• time spent compiling the kernels,
  • the time spent reading the data, 
  • time spent launching the kernels,
  • time spent in producing the output,
  • on-device compute time, and 
  • host compute time

The Step Time Graph shows a visual of device step time over all the steps that have been sampled. The different colors on the graph portray the various categories where time is spent:

  • The red portion corresponds to the step time where the devices were idle as they waited for input data. 
  • The green part displays the amount of time that the device was actually working. 

Still, on the overview page, you can see the TensorFlow operations that took the longest to run. 

The Run environment shows the environment information such as the number of hosts used, device type, and the number of device cores. In case, you can see that there is 1 host with a GPU containing 1 core on the Colab’s runtime. 

Another thing you can see from this page is recommendations for optimizing the performance of the model. 

Trace viewer

The Trace Viewer can be used to understand performance bottlenecks in the input pipeline. It shows a timeline for different events that happened on the GPU or CPU during the period of profiling

On the vertical axis, it shows various event groups and event traces on the horizontal axis. In the image below I have used the keyboard shortcut w to Zoom in the events. To Zoom out,  use the keyboard shortcut S. A and D can be used to move to the left and right respectively. 

You can click on an individual event to analyze it further. Use the cursor on the floating toolbar or use the keyboard shortcut 1

The image below shows the result of analyzing the SparseSoftmaxCrossEntropyWithLogits event (calculation of the loss on a batch of data) that shows the start and wall duration. 

You can also check the summary of various events by holding onto the Ctrl key and selecting them. 

Input pipeline analyzer

The Input Pipeline Analyzer can be used to analyze inefficiencies in the input pipeline of your model. 

The functionality shows the Summary of input-pipeline analysis, Device-side analysis details, and the Host-side analysis details

The Summary of input-pipeline analysis shows the overall input pipeline. It is the part that informs whether the application is input bound and by how much. 

The Device-side analysis details show the device step-time and the device time spent waiting for input data. 

The Host-side Analysis displays analysis on the host side such as a breakdown of the input processing time on the host. 

On the Input Pipeline Analyzer, you can also see statistics about individual input operations, the time taken and their category. Here’s what the various columns represent:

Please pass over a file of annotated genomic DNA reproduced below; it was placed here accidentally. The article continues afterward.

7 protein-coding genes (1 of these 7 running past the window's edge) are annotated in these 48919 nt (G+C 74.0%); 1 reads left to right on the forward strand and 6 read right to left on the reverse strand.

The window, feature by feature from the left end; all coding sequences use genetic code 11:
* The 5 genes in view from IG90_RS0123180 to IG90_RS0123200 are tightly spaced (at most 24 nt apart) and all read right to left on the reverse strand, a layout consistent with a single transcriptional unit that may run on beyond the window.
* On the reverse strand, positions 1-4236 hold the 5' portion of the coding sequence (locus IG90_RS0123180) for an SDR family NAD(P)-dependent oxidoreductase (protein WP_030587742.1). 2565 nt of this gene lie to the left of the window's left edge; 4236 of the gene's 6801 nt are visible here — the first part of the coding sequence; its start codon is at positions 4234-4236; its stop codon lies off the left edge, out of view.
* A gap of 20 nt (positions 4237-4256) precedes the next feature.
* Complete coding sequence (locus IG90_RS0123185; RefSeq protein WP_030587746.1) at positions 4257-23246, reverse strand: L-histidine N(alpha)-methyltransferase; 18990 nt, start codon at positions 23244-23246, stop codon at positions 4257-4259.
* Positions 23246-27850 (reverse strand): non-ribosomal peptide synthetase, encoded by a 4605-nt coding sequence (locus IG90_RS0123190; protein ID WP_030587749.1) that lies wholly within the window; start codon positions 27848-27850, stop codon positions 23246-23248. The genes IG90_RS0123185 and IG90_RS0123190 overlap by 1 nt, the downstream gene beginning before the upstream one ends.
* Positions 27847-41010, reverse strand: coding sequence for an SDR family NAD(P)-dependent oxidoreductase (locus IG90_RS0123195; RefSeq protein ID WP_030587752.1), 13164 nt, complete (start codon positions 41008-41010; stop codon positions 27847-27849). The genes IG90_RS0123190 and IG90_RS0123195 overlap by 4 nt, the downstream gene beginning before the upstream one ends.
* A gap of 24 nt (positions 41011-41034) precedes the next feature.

• Input Op — the TensorFlow operation name for the input operation
  • Count — the number of instances of the operation execution during the profiling time
  • Total Time — the cumulative sum of time spent on each instance mentioned above
  • Total Time % — is the total time spent on an operation as a percentage of the total time spent on input processing
  • Total Self Time — the cumulative sum of the self-time spent on each instance. 
  • Total Self Time % — the total self-time as a percentage of the total time spent on input processing 
  • Category — the processing category of the input operation 

TensorFlow stats

This dashboard shows the performance of every TensorFlow operation that has been executed on the host. 

  • The first pie chart shows the distribution of the self-execution time of each operation on the host. 
  • The second one shows the distribution of self-execution time on each operation type on the host. 
  • The third displays the distribution of the self-execution time of each operation on the device. 
  • The fourth one displays the distribution of the self-execution time on each operation type on the device. 

The table below the pie charts shows the TensorFlow operations. Each row is an operation. The columns show various aspects of each operation. You can filter the table using any of the columns. 

Below the table above you can see various TensorFlow operations grouped by the type. 

GPU kernel stats

This page shows performance statistics and the originating operation for each GPU accelerated kernel. 

Below the Kernel Stats is a table that shows among other things, the kernels, and time spent on various operations. 

Memory profile page

This page shows the utilization of memory during the profiling period. It has the following sections; Memory Profile Summary, Memory Timeline Graph, and Memory Breakdown Table.

  • The Memory Profile Summary shows a summary of the memory profile of the TensorFlow application. 
  • The Memory Timeline Graph shows a plot of the memory usage in GiBs and the percentage of fragmentation versus time in milliseconds. The 
  • Memory Breakdown Table displays the active memory allocations at the point of the highest memory usage in the profiling interval. 

How to enable debugging on TensorBoard

You can also dump debug information to your TensorBoard. To do that you  have to enable debug – it is still in the experimental mode


The Dashboard can be viewed on Debugger V2 under the Inactive dropdown. 

The Debugger V2 GUI has Alerts, Python Execution Timeline, Graph Execution, and Graph Structure. The Alerts section shows your program’s anomalies. The Python Execution Timeline section shows the history of the eager execution of operations and graphs. 

The Graph Execution displays the history of all the floating-dtype tensors that have been computed inside graphs. The Graph Structure section has the Source Code and Stack Trace that are populated as you interact with the GUI.